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Earth's Climate

Science, Grade 6

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Table Of Contents: Earth’s Climate

1. Climate and Its Causes

2.1. What Is Climate?
The weather is the condition of the atmosphere at a specific time and place. The climate is the average weather of a region over an extended period of time. If you travel around the world, you will find many different climates.
2.2. Causes of Climate
Temperature and precipitation are the most important factors that impact climate. Temperature is influenced by latitude, altitude, large bodies of water, and ocean currents. Precipitation is influenced by winds and mountains.
2.3. Latitude Affects Temperature
The latitude of a region affects temperature. The sun’s radiation is most concentrated at the equator, resulting in warm temperatures. In polar regions, temperatures are much colder because the same amount of energy is spread across a larger amount of land.
2.4. Altitude Affects Temperature
Regions that are located at higher altitudes experience cooler temperatures. The air on top of a mountain is much cooler than the air at the base of a mountain because air temperature gets colder as you move to higher elevations in the troposphere.
2.5. Oceans and Lakes Affect Temperature
Oceans and large lakes influence the climate. Water heats and cools more slowly than land, helping moderate the temperature of nearby land. The California coast has mild temperatures due to warm air blowing from the Pacific Ocean.
2.6. Ocean Currents Affect Temperature
The ocean has surface currents that help distribute temperatures around the globe. Polar currents carry cool water toward the equator, and tropical currents carry warm water away from the equator. For example, the Gulf Stream creates warm air temperatures around southern Iceland and significantly impacts the climate of this region.
2.7. Prevailing Wind Affects Moisture
Prevailing winds blow primarily in one direction and influence the moisture in a region. Winds that travel across water are humid because they carry water vapor. Winds that travel across broad regions of land tend to be dry.
2.8. Mountains Affect Precipitation
Mountains play a role in the climate. Moisture-laden clouds that run into mountains are pushed upward. As the clouds cool, rain or snow occurs. When the clouds move down the other side of the mountains, the dry air creates a desert climate. This effect is called a rain shadow.
2.9. Seasons and the Earth’s Tilt
Seasonal weather occurs because the Earth is tilted on its axis as it rotates around the sun. Throughout the year, the Northern and Southern hemispheres will be either pointing toward or away from the sun. Land near the equator has year-round warm and humid climates, while regions further from the equator experience more dramatic temperature changes.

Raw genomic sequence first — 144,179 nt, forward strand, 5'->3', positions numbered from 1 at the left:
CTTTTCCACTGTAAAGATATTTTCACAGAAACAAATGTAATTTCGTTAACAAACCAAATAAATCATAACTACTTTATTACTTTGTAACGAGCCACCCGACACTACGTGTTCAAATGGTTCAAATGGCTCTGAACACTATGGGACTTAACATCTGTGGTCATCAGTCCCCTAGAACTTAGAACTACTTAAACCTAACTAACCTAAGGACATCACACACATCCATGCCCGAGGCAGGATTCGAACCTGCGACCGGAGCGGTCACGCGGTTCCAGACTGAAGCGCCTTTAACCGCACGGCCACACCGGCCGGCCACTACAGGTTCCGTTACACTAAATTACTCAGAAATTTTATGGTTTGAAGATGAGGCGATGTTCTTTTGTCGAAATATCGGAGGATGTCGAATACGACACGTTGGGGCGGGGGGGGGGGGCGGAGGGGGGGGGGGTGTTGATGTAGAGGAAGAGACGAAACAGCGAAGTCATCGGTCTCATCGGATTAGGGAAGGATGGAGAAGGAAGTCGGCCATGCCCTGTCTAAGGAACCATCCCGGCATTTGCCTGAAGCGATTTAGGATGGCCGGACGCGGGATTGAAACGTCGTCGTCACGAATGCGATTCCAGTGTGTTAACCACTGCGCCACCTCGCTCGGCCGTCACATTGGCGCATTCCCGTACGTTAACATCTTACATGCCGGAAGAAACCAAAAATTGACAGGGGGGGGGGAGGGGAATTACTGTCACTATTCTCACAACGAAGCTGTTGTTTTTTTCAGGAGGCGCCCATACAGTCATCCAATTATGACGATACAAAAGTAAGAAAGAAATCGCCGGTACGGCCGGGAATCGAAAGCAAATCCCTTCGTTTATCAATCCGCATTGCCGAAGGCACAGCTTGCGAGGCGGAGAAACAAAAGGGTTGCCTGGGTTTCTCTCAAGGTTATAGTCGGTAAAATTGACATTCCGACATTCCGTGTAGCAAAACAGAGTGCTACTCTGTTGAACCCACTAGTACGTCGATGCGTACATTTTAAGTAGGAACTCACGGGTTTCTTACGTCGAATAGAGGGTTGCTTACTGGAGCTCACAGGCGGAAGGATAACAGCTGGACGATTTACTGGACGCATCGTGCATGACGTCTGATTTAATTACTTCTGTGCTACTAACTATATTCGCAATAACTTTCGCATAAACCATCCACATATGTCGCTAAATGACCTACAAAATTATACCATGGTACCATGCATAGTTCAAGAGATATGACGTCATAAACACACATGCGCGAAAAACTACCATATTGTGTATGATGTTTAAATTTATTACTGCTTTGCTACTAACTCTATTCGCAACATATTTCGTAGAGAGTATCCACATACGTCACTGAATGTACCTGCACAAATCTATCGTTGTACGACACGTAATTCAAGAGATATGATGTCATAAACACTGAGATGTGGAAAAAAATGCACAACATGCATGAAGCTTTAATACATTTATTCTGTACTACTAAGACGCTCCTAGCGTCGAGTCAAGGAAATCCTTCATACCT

2. Pause and Interact

3.1. Review
Use the whiteboard tools to complete the activity.

3. Climate Zones and Biomes

4.1. Climate Zones
Climate zones are geographic regions with relatively similar temperature and precipitation. The Earth has three major climate zones—tropical, temperate and polar.
4.2. Biomes
The areas within a climate zone can be further divided into biomes. A biome is a large geographic region that is characterized by a particular climate and the organisms that live in this region.

4. The Tropical Zone

5.1. Tropical Zone
The tropical zone extends from the equator to 23.5 degrees in latitude, north and south. Temperatures are typically hot in this zone. The three biomes found in this region include rain forests, savannahs and deserts.
5.2. Tropical Rain Forest
Tropical rain forests have high rainfall and high temperatures throughout the year. Although rain forests are lush, the soil is nutrient-poor because frequent rains wash away the topsoil. More plant and animal species are found here than in any other biome.
5.3. Tropical Savannah and Desert
A tropical savannah is a hot grassland that has a wet and dry season. A savannah covers a large region across central Africa. Tropical deserts are hot and dry. Many desert animals and plants have adapted to live in this extreme environment. The soil is nutrient-poor in both of these biomes.

5. The Temperate Zone

6.1. Temperate Zone
The temperate zone is located between 23.5 and 66.5 degrees latitude, north and south. Although the biomes in the temperate zone experience four distinct seasons, they have a wide variety of temperatures and precipitation. The four biomes include the forest, grassland, chaparral and desert.
6.2. Temperate Forest and Grassland
Temperate forest biomes have plenty of rain and are known for their evergreen and deciduous trees. The soil is fertile due to the dropping and decaying of leaves every year. Temperate grasslands have little rainfall, and very few trees grow in these biomes. This biome has the most fertile soil, and many crops are grown in these areas.